Astronomy Picture of the Day
Discover the cosmos!
Each day a different image or photograph of our fascinating universe is
featured, along with a brief explanation written by a professional
October 2, 1996
Orion's Horsehead Nebula
Credit: Photograph made from plates taken with the
UK Schmidt Telescope.
Color photography by David Malin.
Copyright: Anglo-Australian Telescope Board
Explanation: The Horsehead Nebula
is arguably the most famous nebula on the sky. It is visible
as the black indentation to the red emission nebula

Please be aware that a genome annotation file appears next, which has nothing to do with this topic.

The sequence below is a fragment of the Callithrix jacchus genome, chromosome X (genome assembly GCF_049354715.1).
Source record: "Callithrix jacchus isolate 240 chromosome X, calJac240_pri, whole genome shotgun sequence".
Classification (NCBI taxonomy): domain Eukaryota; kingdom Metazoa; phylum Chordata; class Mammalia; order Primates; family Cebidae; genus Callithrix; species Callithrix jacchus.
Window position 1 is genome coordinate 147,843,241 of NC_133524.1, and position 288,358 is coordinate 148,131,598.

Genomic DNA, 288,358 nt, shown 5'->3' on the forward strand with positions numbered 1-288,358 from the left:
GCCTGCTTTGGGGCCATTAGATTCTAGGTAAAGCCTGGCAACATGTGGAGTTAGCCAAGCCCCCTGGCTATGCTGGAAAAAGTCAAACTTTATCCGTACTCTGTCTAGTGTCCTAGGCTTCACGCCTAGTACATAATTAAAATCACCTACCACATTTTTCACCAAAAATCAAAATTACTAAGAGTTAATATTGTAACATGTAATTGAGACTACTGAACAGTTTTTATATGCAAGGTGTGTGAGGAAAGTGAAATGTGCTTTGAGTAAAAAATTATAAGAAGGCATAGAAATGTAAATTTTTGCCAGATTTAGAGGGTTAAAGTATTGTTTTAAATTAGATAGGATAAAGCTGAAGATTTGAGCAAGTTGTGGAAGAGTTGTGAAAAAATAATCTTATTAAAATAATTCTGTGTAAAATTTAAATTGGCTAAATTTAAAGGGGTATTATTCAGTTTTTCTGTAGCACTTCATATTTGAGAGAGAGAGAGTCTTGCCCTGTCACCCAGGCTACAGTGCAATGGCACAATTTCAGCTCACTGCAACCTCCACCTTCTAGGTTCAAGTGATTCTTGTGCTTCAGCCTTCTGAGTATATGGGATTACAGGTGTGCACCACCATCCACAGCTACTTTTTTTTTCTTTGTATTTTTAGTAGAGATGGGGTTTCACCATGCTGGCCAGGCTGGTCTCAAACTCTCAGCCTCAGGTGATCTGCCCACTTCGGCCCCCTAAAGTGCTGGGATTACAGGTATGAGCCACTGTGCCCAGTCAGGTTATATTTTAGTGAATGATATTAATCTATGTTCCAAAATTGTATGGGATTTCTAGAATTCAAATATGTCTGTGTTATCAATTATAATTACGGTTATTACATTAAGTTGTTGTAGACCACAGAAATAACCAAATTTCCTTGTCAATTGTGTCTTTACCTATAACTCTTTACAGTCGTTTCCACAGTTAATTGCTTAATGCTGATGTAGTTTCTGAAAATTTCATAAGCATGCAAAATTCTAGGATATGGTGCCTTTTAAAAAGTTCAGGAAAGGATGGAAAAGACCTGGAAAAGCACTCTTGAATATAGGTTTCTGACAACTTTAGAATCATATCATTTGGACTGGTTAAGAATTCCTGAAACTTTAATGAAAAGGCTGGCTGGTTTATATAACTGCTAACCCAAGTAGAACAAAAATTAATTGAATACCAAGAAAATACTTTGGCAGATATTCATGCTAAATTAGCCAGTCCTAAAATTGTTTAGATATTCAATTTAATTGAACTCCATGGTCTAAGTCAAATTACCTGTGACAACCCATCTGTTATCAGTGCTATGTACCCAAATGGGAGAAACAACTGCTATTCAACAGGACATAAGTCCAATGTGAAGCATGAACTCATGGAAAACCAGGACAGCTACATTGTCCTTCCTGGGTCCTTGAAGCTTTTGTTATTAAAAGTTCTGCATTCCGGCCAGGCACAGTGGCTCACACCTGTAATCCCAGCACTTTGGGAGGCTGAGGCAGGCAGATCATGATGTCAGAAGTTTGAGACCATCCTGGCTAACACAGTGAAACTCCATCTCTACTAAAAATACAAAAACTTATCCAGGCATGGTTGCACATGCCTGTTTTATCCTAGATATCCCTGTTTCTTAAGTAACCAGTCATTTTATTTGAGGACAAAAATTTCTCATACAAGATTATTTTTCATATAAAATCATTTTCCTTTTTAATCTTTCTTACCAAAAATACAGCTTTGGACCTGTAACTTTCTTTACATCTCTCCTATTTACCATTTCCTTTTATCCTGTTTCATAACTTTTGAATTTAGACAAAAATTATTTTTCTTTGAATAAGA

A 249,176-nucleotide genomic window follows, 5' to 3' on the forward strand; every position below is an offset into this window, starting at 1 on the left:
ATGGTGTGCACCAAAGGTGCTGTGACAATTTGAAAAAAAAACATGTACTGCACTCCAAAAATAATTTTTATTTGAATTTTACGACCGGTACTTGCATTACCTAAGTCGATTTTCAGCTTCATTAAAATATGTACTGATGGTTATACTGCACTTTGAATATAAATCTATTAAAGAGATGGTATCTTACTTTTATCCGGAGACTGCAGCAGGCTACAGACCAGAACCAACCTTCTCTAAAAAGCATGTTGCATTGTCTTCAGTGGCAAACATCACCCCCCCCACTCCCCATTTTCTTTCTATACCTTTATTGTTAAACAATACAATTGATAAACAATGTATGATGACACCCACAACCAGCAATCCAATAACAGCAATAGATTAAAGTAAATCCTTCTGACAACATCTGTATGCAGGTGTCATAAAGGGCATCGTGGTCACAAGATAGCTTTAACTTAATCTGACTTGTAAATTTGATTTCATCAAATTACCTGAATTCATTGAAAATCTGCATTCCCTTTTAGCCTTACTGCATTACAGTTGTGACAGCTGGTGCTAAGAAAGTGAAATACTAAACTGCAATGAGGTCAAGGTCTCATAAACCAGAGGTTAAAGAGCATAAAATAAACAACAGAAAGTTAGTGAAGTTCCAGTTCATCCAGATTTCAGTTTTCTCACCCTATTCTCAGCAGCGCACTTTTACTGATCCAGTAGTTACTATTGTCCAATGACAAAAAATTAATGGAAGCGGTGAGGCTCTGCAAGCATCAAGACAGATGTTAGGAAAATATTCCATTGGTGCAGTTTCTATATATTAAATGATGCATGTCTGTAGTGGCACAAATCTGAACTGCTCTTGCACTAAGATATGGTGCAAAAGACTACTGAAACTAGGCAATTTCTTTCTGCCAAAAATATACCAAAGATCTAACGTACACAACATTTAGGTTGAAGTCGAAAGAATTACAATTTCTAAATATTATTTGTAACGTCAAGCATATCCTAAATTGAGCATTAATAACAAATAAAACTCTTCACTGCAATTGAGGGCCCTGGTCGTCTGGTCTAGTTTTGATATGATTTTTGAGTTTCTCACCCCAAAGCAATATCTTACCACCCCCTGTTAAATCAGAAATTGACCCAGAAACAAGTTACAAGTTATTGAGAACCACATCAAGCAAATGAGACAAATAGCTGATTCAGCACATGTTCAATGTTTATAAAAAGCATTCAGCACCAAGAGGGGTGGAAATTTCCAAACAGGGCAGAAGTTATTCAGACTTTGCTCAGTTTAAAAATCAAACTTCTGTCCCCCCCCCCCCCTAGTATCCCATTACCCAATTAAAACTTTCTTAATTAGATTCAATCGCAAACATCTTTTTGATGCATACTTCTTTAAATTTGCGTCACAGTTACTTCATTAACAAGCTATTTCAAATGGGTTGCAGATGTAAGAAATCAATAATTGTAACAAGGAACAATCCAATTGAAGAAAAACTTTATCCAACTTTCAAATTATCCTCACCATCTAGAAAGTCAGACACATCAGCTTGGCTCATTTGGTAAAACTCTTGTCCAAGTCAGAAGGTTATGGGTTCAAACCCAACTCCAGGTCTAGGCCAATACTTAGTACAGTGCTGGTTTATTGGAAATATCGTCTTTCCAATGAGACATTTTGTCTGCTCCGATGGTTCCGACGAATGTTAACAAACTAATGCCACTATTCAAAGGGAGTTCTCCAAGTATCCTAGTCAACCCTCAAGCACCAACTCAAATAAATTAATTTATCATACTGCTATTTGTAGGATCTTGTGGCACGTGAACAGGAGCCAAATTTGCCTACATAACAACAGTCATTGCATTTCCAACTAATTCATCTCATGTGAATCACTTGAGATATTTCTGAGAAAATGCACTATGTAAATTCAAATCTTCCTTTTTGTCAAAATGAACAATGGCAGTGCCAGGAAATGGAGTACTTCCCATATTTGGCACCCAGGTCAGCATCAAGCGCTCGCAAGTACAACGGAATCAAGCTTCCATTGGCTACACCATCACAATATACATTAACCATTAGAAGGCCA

seen just to the right of center of the above photograph. The
bright star near the center is located in the belt of the familiar
constellation of Orion.
The horse-head feature is dark because it is really an opaque
dust cloud which lies in
front of the bright red emission nebula.
Like clouds in Earth's atmosphere,
this cosmic cloud has assumed a recognizable shape by chance.
After many thousands of years, the internal motions of the cloud
will alter its appearance. The emission nebula's
red color is caused by electrons recombining with protons to form
hydrogen atoms. Also
visible in the picture are blue reflection nebulae,
which preferentially reflect the blue light from nearby stars.
Tomorrow's picture: Three Views of Jupiter's Io
| About APOD |
Authors & editors:
NASA Technical Rep.:
Specific rights apply.
A service of: